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Python and R


Aug
9
comment What is the role of Credit Valuation Adjustment (CVA) desks in investment banks?
Put it this way. The term "front office" of a bank inherently involves selling. Traders, Researchers, and Salespeople are engaged with providing services to their clients, in various ways. That is not the case for CVA - they are there to help create the conditions for those services to be offered by the front office, by optimizing one aspect of risk. Indeed, it is important that CVA does NOT report to front office, as this would be a conflict of interest. Keep this in mind though: CVA people have all the skills and training to become excellent prop traders or portfolio managers.
Aug
9
comment What is the role of Credit Valuation Adjustment (CVA) desks in investment banks?
yes indeed, they are fully active in the external market, but then they're market takers, not makers. In other words, they're the client. Perhaps my characterization of "middle office" is misleading, now that I think of it. Rather, they're part of the risk control function, which some banks breakout separately into counterparty risk.
Aug
9
awarded  Teacher
Aug
8
revised What is the role of Credit Valuation Adjustment (CVA) desks in investment banks?
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Aug
8
revised What is the role of Credit Valuation Adjustment (CVA) desks in investment banks?
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Aug
8
answered What is the role of Credit Valuation Adjustment (CVA) desks in investment banks?
Aug
8
revised How to derive the implied probability distribution from B-S volatilities?
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Aug
8
asked How to derive the implied probability distribution from B-S volatilities?
Jun
20
comment How do I compare implied and historic volatility?
@vonjd I have found the following two papers to be interesting wrt to this question as well: bcb.gov.br/ingles/estabilidade/2002_nov/ref200201c62i.pdf and rbnz.govt.nz/research/discusspapers/dp02_04.pdf
Jun
17
awarded  Scholar
Jun
17
accepted How do I compare implied and historic volatility?
Jun
17
comment How do I compare implied and historic volatility?
thanks for the links to the paper and the book. So there is no point in trying to compare the skew and kurtosis of the historic distribution, to the risk reversal pricing and smile of the curve, analagous to how macro traders will compare historic with implied ATM vol? That's what I was wondering basically. Second, what do you mean by overlapping data? I am using bloomberg "last price" closing prices, so there should be no overlap? For completeness I take log returns of that series and multiply by sqrt(262) to get the annualized vol. What would you do differently?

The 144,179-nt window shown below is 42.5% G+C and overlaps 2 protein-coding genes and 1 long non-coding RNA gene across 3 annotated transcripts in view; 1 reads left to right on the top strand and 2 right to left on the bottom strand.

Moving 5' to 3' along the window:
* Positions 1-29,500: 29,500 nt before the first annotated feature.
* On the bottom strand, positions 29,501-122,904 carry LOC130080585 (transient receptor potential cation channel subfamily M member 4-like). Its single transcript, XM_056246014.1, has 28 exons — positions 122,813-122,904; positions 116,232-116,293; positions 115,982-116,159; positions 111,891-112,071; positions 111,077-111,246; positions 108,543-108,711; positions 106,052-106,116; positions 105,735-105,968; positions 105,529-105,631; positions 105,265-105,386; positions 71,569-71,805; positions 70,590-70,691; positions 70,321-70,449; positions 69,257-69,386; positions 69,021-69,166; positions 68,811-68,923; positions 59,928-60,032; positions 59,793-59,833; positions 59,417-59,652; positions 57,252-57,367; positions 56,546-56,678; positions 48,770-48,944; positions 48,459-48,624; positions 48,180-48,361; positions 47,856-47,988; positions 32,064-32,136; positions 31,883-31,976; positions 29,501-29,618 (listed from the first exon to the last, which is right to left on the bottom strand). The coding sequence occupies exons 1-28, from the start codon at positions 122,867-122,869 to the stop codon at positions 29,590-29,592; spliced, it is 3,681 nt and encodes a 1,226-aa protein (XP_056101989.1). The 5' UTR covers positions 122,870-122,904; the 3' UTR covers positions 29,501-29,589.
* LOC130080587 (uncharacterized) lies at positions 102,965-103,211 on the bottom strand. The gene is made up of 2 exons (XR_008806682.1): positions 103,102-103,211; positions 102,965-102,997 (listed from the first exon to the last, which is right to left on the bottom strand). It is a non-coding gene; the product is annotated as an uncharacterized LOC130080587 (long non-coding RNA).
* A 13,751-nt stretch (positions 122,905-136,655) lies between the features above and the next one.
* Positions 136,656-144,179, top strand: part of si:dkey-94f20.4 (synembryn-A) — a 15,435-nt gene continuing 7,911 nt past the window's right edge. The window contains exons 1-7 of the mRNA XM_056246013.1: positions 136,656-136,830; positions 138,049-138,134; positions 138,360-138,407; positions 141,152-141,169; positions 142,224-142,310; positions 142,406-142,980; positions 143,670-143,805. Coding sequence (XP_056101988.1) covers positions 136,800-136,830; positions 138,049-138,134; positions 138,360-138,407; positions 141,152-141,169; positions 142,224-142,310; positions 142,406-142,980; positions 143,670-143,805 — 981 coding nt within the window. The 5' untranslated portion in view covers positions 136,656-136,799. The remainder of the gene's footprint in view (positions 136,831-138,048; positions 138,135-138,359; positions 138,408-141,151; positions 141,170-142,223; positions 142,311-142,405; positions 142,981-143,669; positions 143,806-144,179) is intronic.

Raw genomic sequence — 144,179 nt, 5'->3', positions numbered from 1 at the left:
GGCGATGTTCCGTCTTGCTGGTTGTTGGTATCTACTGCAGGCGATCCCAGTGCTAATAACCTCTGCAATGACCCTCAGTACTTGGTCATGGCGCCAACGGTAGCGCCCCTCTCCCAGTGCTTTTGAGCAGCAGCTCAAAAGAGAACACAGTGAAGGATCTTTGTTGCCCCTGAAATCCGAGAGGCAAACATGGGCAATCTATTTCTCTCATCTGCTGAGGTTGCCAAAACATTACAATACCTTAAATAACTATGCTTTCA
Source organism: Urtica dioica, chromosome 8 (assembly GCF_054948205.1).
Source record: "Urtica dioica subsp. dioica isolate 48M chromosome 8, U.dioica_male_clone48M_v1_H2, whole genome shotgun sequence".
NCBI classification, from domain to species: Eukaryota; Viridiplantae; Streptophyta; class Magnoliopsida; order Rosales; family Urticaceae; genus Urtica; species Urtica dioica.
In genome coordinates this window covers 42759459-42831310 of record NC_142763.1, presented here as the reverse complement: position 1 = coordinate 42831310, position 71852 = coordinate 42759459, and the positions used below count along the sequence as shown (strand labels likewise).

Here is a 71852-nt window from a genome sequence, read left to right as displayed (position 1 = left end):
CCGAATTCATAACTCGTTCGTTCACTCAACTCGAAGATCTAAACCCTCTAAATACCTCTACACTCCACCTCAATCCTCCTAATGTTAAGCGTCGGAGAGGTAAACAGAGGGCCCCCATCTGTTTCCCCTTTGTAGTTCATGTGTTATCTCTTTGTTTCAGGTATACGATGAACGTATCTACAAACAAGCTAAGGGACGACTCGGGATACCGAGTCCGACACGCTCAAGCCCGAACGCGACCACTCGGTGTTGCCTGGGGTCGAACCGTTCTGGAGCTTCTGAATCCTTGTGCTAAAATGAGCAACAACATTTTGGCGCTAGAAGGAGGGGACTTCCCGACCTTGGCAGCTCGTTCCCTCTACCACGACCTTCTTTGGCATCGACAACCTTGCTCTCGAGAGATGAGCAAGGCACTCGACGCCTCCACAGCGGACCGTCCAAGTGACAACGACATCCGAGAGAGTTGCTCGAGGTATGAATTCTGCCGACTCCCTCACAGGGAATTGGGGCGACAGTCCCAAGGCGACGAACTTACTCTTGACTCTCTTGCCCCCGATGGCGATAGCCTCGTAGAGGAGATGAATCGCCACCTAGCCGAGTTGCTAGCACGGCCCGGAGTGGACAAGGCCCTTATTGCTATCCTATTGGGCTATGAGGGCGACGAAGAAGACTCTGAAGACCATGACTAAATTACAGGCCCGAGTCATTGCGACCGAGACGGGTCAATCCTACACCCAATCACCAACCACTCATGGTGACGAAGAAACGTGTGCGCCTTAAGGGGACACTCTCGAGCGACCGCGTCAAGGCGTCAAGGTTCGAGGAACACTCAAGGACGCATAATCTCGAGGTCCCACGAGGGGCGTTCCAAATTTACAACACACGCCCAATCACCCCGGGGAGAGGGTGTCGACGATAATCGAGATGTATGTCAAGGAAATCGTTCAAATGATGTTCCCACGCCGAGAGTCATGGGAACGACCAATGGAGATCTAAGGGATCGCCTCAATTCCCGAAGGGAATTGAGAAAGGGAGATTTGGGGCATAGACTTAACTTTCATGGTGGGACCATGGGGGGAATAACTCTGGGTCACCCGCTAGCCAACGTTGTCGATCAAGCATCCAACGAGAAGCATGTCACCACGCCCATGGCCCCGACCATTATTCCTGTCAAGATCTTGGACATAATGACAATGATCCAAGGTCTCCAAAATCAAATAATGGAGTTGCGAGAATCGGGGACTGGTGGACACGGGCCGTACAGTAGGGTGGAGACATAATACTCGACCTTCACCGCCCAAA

Jun
6
comment How do I compare implied and historic volatility?
@vonjd no with Excel. I am shamed to say that I while I am an experienced trader and programmer, I am not a quant, and am only beginning to learn R. So the data comes from Bloomberg, which gives the ATM, RR, and flys for each tenor and delta and I have backed out the outright vols for each point.
Jun
6
revised How do I compare implied and historic volatility?
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Jun
6
revised How do I compare implied and historic volatility?
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Jun
6
asked How do I compare implied and historic volatility?
Jun
5
awarded  Organizer
Jun
4
comment Monthly data for popular indices (constituents).
@Terco I have a spreadsheet that will do this if you like. It only does a few months, you'd have to fill out the other months by copying and pasting the formulae. You'll need access to the Bberg terminal though, with Excel and the add-in. Email me at lagunafinance at me dot com if you're interested.
Jun
4
comment How do I eliminate developed currency funding cross rate risk in an EMFX position?
@moderator: How can I start a bounty on this question? It doesn't seem to be letting me do so.
Jun
4
comment What concepts are the most dangerous ones in quantitative finance work?
Actually, we can turn this argument on its head. We can profit from the fact that correlation vanishes during a crisis, by selling correlation to the street. Fact is because many retail investors don't want to choose specific assets in an asset class, they tend to buy baskets. Since they also want capital protection, they tend to buy options on those baskets. Writing these options takes the street short the correlation of the basket elements, and they're happy to pay up to buy it back at (usually expensive) levels, which is what many Hedge Fund traders do through dual binaries and such like.